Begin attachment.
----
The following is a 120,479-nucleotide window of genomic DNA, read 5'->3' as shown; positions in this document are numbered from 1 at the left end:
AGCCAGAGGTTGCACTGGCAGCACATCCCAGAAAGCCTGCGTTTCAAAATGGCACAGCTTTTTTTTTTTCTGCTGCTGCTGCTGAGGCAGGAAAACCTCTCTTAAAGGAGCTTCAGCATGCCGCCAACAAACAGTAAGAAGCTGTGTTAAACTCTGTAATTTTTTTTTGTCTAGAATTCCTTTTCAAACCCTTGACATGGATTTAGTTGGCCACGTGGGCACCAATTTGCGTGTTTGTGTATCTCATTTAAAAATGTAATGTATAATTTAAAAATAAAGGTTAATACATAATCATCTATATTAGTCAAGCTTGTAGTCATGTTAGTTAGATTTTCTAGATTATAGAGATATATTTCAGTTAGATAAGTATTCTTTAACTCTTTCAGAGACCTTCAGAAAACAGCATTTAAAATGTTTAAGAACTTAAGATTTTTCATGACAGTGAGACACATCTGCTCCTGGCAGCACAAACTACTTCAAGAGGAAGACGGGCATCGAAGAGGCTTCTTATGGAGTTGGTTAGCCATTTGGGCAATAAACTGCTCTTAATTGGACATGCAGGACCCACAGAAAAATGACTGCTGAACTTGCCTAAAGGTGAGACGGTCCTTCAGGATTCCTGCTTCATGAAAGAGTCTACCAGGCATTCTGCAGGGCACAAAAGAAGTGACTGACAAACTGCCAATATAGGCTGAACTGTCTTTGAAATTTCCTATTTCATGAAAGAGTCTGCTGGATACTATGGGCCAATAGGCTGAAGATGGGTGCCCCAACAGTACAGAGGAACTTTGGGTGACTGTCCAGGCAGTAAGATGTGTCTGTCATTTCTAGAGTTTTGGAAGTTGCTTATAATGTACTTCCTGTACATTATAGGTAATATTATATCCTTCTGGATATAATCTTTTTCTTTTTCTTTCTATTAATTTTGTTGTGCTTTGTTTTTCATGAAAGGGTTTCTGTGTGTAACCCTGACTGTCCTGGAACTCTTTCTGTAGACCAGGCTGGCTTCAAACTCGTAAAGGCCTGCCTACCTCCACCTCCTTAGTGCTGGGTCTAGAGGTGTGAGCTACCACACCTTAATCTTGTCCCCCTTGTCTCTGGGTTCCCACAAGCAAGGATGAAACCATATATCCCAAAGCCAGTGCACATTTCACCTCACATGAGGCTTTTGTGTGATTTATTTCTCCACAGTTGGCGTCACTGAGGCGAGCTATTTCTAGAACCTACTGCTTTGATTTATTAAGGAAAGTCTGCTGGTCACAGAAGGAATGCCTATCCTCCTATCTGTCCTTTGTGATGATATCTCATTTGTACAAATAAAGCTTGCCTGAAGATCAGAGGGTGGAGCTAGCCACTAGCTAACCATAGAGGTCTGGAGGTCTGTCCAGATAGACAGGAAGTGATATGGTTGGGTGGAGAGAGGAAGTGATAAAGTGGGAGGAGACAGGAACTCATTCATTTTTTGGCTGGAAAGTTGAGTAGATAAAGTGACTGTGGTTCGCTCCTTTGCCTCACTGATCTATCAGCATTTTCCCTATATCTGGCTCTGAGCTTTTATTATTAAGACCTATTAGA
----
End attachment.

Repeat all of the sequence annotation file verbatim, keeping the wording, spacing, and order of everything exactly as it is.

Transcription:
The following is a 120,479-nucleotide window of genomic DNA, read 5'->3' as shown; positions in this document are numbered from 1 at the left end:
AGCCAGAGGTTGCACTGGCAGCACATCCCAGAAAGCCTGCGTTTCAAAATGGCACAGCTTTTTTTTTTTCTGCTGCTGCTGCTGAGGCAGGAAAACCTCTCTTAAAGGAGCTTCAGCATGCCGCCAACAAACAGTAAGAAGCTGTGTTAAACTCTGTAATTTTTTTTTGTCTAGAATTCCTTTTCAAACCCTTGACATGGATTTAGTTGGCCACGTGGGCACCAATTTGCGTGTTTGTGTATCTCATTTAAAAATGTAATGTATAATTTAAAAATAAAGGTTAATACATAATCATCTATATTAGTCAAGCTTGTAGTCATGTTAGTTAGATTTTCTAGATTATAGAGATATATTTCAGTTAGATAAGTATTCTTTAACTCTTTCAGAGACCTTCAGAAAACAGCATTTAAAATGTTTAAGAACTTAAGATTTTTCATGACAGTGAGACACATCTGCTCCTGGCAGCACAAACTACTTCAAGAGGAAGACGGGCATCGAAGAGGCTTCTTATGGAGTTGGTTAGCCATTTGGGCAATAAACTGCTCTTAATTGGACATGCAGGACCCACAGAAAAATGACTGCTGAACTTGCCTAAAGGTGAGACGGTCCTTCAGGATTCCTGCTTCATGAAAGAGTCTACCAGGCATTCTGCAGGGCACAAAAGAAGTGACTGACAAACTGCCAATATAGGCTGAACTGTCTTTGAAATTTCCTATTTCATGAAAGAGTCTGCTGGATACTATGGGCCAATAGGCTGAAGATGGGTGCCCCAACAGTACAGAGGAACTTTGGGTGACTGTCCAGGCAGTAAGATGTGTCTGTCATTTCTAGAGTTTTGGAAGTTGCTTATAATGTACTTCCTGTACATTATAGGTAATATTATATCCTTCTGGATATAATCTTTTTCTTTTTCTTTCTATTAATTTTGTTGTGCTTTGTTTTTCATGAAAGGGTTTCTGTGTGTAACCCTGACTGTCCTGGAACTCTTTCTGTAGACCAGGCTGGCTTCAAACTCGTAAAGGCCTGCCTACCTCCACCTCCTTAGTGCTGGGTCTAGAGGTGTGAGCTACCACACCTTAATCTTGTCCCCCTTGTCTCTGGGTTCCCACAAGCAAGGATGAAACCATATATCCCAAAGCCAGTGCACATTTCACCTCACATGAGGCTTTTGTGTGATTTATTTCTCCACAGTTGGCGTCACTGAGGCGAGCTATTTCTAGAACCTACTGCTTTGATTTATTAAGGAAAGTCTGCTGGTCACAGAAGGAATGCCTATCCTCCTATCTGTCCTTTGTGATGATATCTCATTTGTACAAATAAAGCTTGCCTGAAGATCAGAGGGTGGAGCTAGCCACTAGCTAACCATAGAGGTCTGGAGGTCTGTCCAGATAGACAGGAAGTGATATGGTTGGGTGGAGAGAGGAAGTGATAAAGTGGGAGGAGACAGGAACTCATTCATTTTTTGGCTGGAAAGTTGAGTAGATAAAGTGACTGTGGTTCGCTCCTTTGCCTCACTGATCTATCAGCATTTTCCCTATATCTGGCTCTGAGCTTTTATTATTAAGACCTATTAGA